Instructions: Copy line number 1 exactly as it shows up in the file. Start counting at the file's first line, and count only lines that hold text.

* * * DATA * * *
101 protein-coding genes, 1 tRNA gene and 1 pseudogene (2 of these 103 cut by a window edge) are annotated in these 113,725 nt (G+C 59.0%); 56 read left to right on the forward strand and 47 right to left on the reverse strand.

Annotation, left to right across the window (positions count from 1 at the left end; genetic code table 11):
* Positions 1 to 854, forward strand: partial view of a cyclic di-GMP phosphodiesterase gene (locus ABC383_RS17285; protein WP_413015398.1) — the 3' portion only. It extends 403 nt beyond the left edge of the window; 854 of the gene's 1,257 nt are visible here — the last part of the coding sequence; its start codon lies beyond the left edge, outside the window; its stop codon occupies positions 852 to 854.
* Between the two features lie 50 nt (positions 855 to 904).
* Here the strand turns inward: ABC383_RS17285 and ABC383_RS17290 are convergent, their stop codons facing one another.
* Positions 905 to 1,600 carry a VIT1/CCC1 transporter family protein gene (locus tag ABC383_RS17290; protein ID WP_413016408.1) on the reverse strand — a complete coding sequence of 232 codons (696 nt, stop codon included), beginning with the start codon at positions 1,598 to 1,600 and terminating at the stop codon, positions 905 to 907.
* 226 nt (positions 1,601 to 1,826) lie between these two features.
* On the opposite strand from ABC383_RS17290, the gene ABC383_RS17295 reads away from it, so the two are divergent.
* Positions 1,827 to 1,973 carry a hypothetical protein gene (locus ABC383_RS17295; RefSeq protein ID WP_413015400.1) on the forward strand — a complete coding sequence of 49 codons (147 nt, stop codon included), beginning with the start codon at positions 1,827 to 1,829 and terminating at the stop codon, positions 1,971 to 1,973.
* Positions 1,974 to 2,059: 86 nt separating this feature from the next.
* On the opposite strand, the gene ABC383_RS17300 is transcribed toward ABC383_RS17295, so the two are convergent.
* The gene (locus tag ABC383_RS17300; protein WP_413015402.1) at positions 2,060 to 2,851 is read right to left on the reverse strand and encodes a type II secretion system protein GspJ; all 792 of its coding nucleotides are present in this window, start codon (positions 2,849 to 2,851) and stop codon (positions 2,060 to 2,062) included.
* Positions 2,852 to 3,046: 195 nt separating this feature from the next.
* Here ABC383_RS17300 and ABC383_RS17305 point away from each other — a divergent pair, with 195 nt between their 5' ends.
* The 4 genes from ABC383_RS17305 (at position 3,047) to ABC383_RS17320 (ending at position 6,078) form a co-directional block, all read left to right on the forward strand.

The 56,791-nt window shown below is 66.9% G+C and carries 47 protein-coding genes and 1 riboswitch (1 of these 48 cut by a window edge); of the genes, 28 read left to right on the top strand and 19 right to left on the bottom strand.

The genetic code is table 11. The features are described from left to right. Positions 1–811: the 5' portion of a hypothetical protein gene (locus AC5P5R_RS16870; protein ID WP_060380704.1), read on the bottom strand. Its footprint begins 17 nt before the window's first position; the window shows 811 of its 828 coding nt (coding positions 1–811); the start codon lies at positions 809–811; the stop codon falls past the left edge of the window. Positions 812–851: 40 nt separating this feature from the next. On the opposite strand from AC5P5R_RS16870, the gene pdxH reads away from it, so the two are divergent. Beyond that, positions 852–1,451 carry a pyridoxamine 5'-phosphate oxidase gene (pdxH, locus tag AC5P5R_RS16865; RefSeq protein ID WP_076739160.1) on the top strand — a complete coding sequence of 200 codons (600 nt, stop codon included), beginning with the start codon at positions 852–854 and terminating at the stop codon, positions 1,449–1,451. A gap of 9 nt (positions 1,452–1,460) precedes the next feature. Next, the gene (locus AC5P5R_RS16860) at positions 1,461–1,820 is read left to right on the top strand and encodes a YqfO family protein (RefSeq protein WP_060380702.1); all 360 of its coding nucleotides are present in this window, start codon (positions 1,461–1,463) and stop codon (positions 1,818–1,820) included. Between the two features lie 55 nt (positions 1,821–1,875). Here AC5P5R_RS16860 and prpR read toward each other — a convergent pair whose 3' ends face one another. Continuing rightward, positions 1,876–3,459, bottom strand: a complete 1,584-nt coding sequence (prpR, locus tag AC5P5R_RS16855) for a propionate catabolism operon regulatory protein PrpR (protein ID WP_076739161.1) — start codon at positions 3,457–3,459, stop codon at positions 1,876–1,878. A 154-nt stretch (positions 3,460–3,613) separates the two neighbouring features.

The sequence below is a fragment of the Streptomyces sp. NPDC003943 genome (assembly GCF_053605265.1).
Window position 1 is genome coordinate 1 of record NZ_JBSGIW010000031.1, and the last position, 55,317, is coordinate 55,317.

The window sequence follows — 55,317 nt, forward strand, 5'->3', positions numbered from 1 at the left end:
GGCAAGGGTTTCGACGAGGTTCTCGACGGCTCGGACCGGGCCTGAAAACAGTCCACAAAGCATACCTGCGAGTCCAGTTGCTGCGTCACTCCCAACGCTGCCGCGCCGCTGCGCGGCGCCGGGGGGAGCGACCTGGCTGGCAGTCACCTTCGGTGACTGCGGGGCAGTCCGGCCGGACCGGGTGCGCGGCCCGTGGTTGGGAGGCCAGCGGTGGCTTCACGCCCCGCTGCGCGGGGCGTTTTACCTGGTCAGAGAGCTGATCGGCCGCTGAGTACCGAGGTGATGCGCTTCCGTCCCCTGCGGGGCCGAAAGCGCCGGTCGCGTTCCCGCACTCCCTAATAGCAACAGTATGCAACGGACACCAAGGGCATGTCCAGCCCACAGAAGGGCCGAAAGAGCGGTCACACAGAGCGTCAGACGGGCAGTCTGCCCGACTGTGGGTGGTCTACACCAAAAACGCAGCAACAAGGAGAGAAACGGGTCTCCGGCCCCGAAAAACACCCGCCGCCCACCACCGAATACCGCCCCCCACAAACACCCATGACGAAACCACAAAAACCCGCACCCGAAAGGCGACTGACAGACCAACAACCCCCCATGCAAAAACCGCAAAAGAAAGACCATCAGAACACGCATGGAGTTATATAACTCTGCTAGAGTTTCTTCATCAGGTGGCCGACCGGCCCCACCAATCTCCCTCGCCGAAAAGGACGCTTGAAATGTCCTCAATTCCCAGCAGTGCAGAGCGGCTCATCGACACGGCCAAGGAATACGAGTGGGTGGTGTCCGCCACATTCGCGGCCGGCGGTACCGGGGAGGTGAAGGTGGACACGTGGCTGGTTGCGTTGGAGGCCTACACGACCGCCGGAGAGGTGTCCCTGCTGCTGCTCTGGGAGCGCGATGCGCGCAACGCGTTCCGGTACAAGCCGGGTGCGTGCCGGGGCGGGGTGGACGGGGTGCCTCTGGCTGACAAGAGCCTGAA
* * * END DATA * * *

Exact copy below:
101 protein-coding genes, 1 tRNA gene and 1 pseudogene (2 of these 103 cut by a window edge) are annotated in these 113,725 nt (G+C 59.0%); 56 read left to right on the forward strand and 47 right to left on the reverse strand.